Improving vs. Maximizing Performance

Improving vs. Maximizing Performance

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As a full-time chess instructor for the past 16 years, I am amazed how many times I run across cases where students don't understand the difference between improving and maximizing performance. Both the end goals and the methods differ greatly, as should the long-term results.

For example, suppose a 1400 player comes to me and says "I am going to play in the World Open next month. I want you to train me so I can do the best possible." That's a legitimate request, but a different one than a chess instructor normally gets. This student isn't really asking me to make him better, but he wants to maximize his performance rating for one event. So I can give him tips like brushing up on his tabiyas, choosing openings that most fit his strengths, , reviewing common tactical patterns, getting lots of rest, how to eat well during games, psychological tips on playing in a high tension event, how to handle losses, whether to take a mid-event bye to maximize strength in a nine-round event, etc.

But while some of these actions may also stick in the long run to also provide improvement (basic tactics is one), others are not necessarily as helpful. In particular, let's examine "Choose openings that play to your strengths".

What could be more reasonable than that? Everyone wants to play to their strengths. However, whereas a 2300 master who is trying to win an event and not trying to improve wants to pick openings that maximize his strengths and minimizes his weaknesses, a 1400 who wants to improve (as opposed to do well at the World Open) but who takes conscious action to avoid his weaknesses is not going to improve on these weaknesses as quickly.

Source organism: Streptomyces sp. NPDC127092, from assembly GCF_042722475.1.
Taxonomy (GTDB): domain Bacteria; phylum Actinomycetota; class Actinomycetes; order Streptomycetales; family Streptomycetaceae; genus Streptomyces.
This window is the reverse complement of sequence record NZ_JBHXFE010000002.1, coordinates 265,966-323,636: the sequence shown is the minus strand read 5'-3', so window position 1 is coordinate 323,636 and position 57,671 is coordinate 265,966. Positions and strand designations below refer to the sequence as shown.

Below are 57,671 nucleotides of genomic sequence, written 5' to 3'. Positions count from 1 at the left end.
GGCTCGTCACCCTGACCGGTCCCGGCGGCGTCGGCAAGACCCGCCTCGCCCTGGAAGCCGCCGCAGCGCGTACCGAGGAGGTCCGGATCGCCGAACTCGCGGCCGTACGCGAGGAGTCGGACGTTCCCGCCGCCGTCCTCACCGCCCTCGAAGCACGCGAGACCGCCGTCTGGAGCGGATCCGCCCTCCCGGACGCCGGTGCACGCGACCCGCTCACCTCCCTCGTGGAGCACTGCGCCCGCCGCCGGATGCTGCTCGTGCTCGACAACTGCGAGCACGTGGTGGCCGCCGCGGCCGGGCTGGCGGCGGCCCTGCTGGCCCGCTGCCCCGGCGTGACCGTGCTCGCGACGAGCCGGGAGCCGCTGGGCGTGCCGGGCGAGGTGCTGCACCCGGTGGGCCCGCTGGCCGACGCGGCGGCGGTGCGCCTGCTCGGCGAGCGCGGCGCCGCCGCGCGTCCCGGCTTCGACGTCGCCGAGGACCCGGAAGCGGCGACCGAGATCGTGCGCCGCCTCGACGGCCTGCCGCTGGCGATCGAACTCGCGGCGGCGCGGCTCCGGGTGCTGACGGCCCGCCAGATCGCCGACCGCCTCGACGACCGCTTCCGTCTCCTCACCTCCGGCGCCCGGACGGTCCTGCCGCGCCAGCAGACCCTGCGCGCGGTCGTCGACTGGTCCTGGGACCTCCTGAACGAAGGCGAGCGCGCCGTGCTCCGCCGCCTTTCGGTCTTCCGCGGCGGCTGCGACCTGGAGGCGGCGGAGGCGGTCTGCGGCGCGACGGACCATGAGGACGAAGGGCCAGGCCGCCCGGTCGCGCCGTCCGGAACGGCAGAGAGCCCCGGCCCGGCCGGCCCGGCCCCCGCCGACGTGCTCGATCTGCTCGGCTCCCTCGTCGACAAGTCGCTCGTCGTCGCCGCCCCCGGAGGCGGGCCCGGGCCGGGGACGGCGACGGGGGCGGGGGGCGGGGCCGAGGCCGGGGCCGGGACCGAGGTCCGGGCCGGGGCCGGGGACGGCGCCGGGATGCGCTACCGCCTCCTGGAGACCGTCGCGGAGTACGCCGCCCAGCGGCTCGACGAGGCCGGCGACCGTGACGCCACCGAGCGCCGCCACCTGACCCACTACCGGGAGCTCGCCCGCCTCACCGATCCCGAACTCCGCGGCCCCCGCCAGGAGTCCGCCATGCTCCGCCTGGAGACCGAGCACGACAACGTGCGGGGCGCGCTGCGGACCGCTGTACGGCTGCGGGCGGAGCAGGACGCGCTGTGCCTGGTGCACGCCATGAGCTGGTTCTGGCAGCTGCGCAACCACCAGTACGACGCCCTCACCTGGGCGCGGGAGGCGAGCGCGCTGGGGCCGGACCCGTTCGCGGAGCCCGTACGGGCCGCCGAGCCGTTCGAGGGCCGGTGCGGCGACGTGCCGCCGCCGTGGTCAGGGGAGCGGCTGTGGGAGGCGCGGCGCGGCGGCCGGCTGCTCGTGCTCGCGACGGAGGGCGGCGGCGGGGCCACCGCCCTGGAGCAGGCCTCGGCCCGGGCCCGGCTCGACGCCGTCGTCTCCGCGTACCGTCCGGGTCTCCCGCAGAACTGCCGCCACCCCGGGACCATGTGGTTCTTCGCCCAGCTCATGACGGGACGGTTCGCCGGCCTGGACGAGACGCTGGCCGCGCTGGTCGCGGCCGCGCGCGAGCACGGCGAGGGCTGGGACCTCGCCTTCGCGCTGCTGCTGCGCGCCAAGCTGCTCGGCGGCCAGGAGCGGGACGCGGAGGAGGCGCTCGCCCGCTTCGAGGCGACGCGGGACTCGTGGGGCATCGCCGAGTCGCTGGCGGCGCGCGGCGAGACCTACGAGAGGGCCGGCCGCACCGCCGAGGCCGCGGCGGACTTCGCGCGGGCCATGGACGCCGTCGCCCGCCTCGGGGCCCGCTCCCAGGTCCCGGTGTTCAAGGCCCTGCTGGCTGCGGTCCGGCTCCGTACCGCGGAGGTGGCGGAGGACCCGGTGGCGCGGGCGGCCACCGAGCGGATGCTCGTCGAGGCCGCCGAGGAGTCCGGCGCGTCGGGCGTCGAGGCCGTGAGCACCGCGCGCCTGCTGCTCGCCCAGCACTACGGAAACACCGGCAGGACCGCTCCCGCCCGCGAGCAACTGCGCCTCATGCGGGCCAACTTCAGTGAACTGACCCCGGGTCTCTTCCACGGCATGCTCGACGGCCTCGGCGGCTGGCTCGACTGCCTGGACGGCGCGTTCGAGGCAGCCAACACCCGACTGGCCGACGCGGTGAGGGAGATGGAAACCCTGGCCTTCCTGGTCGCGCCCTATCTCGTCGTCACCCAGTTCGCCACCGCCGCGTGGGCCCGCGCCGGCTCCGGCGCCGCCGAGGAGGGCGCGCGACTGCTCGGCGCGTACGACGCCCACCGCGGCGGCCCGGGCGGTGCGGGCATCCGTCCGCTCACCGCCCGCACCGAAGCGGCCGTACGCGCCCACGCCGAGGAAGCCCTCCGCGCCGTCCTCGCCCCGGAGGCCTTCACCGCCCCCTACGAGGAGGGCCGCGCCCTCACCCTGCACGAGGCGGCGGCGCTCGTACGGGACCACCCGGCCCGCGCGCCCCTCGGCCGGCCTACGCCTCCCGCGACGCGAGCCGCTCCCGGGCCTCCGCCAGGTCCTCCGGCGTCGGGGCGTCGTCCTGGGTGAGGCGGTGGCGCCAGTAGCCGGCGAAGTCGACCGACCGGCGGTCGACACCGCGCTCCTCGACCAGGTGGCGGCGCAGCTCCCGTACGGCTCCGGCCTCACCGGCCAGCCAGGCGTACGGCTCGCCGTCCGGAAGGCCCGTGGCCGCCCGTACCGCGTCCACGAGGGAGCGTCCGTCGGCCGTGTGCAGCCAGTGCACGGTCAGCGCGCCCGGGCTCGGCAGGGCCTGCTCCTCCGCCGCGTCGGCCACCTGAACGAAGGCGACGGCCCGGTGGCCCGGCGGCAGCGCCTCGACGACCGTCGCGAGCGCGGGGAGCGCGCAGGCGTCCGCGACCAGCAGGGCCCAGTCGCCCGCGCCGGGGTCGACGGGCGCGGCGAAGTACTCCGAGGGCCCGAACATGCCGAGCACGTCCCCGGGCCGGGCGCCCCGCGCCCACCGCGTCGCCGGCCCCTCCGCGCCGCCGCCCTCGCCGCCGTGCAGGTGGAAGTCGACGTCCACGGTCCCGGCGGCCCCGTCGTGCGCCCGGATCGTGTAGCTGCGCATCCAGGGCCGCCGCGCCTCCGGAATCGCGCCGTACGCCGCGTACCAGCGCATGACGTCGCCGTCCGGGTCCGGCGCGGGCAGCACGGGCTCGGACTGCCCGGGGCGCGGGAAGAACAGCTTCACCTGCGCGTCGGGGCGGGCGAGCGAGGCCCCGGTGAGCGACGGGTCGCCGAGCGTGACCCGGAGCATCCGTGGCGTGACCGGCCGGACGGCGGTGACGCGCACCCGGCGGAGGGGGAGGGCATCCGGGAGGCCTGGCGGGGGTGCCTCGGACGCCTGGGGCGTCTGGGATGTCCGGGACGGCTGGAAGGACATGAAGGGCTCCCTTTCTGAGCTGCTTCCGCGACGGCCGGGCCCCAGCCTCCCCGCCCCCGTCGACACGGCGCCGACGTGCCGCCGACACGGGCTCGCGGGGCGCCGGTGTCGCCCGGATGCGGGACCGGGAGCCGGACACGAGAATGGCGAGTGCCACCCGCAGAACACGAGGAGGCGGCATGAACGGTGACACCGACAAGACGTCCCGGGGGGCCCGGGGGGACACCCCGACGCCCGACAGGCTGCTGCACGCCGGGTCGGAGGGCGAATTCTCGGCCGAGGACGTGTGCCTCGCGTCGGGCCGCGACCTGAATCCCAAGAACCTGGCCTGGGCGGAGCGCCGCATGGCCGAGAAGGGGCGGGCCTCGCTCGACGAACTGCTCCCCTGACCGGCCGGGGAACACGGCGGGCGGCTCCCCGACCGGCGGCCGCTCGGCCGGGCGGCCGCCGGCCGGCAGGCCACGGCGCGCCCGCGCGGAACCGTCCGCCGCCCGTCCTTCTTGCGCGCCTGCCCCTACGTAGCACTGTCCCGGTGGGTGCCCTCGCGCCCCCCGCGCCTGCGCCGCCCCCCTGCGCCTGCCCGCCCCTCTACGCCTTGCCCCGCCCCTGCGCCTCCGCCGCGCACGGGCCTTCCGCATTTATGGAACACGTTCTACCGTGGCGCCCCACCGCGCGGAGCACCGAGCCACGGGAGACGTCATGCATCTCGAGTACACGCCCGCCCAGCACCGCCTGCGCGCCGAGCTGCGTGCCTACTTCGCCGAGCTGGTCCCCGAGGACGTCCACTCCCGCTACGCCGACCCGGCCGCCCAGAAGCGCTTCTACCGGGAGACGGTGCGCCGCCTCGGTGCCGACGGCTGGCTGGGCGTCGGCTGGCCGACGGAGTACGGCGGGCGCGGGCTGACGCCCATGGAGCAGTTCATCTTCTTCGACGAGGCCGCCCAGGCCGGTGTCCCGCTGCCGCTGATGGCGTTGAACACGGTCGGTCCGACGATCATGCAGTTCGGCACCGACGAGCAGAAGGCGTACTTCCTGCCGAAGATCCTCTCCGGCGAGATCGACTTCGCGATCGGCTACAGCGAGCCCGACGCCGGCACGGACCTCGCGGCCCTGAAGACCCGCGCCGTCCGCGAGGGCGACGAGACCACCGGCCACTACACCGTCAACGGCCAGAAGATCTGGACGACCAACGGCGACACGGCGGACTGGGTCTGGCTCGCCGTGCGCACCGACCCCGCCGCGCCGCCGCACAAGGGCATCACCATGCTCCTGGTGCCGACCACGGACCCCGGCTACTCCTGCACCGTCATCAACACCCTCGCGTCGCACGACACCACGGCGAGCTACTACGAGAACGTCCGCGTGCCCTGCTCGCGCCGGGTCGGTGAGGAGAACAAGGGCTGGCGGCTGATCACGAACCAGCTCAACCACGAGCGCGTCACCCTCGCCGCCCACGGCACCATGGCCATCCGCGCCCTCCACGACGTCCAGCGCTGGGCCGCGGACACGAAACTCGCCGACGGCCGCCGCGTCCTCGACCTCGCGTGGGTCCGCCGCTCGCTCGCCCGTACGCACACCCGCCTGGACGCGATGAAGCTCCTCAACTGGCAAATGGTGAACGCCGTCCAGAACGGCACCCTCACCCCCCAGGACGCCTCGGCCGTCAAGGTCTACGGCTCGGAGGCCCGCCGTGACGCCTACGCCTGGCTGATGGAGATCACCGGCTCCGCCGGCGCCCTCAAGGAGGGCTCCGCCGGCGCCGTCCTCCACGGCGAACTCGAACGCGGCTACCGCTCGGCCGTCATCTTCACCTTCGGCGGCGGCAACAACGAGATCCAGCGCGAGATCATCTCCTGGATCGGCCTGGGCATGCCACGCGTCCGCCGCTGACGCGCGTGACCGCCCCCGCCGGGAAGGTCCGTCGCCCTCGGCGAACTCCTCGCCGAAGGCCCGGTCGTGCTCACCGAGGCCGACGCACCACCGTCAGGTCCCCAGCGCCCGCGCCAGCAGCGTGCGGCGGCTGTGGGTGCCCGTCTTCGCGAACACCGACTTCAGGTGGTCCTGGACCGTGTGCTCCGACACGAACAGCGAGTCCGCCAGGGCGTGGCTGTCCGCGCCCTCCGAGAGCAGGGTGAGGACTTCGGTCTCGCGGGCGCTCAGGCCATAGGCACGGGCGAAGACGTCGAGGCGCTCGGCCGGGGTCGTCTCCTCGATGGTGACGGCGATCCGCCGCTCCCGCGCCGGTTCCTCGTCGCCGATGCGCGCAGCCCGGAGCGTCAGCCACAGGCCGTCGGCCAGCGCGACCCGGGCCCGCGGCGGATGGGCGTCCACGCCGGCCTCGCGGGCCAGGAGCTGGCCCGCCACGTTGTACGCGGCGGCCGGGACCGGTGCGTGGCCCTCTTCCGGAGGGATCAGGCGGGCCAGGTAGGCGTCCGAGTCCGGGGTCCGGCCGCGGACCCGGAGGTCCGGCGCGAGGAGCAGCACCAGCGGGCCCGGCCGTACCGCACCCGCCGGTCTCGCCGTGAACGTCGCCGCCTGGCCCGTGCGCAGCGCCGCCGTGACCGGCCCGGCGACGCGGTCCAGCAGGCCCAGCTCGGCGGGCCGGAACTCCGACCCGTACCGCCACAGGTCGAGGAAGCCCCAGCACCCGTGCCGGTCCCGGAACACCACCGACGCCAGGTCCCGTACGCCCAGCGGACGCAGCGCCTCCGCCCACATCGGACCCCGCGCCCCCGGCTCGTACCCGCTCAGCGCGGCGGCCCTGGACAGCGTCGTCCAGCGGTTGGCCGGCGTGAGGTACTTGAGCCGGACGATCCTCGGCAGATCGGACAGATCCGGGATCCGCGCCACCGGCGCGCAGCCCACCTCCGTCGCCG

Everyone knows that tactics and safety are the main issues in chess, but many that want to improve but aren't that good at analysis and calculation yet try to avoid complicated games with openings like the Colle or the King's Indian Attack.

If you are really trying to improve, there's two problems with this "avoid the analytical weakness" approach:

  1. Any opening can become tactical if the combatants choose sharp lines, so picking "positional" openings, especially if you are an inexperienced player, only often delays, and not avoids, possible fireworks, and
  2. Avoiding your weaknesses will not make you better at them! The right way to improve is to meet these important areas head-on by learning how to develop a good thought process for dealing with safety issues. That means seeking out more complex positions and learning how to analyze carefully by playing slowly in long-time control games. The famous advice that beginners should play open games and even gambits is based on this premise, and it's a good one.

So if your long term goal is to become a distinctly better player, next time you contemplate learning an opening because "it fits your style" you should also ask if that's really what you want to do. Because if you are not already a strong player, maybe your "style" is not that important and the real issue should be how you can maximize your learning/improvement. This in turn might involve knowing how to play as many different types of positions as possible and developing a better ability to carefully analyze critical and complex positions. These are the type of actions that, in the long run, should help you become a better player.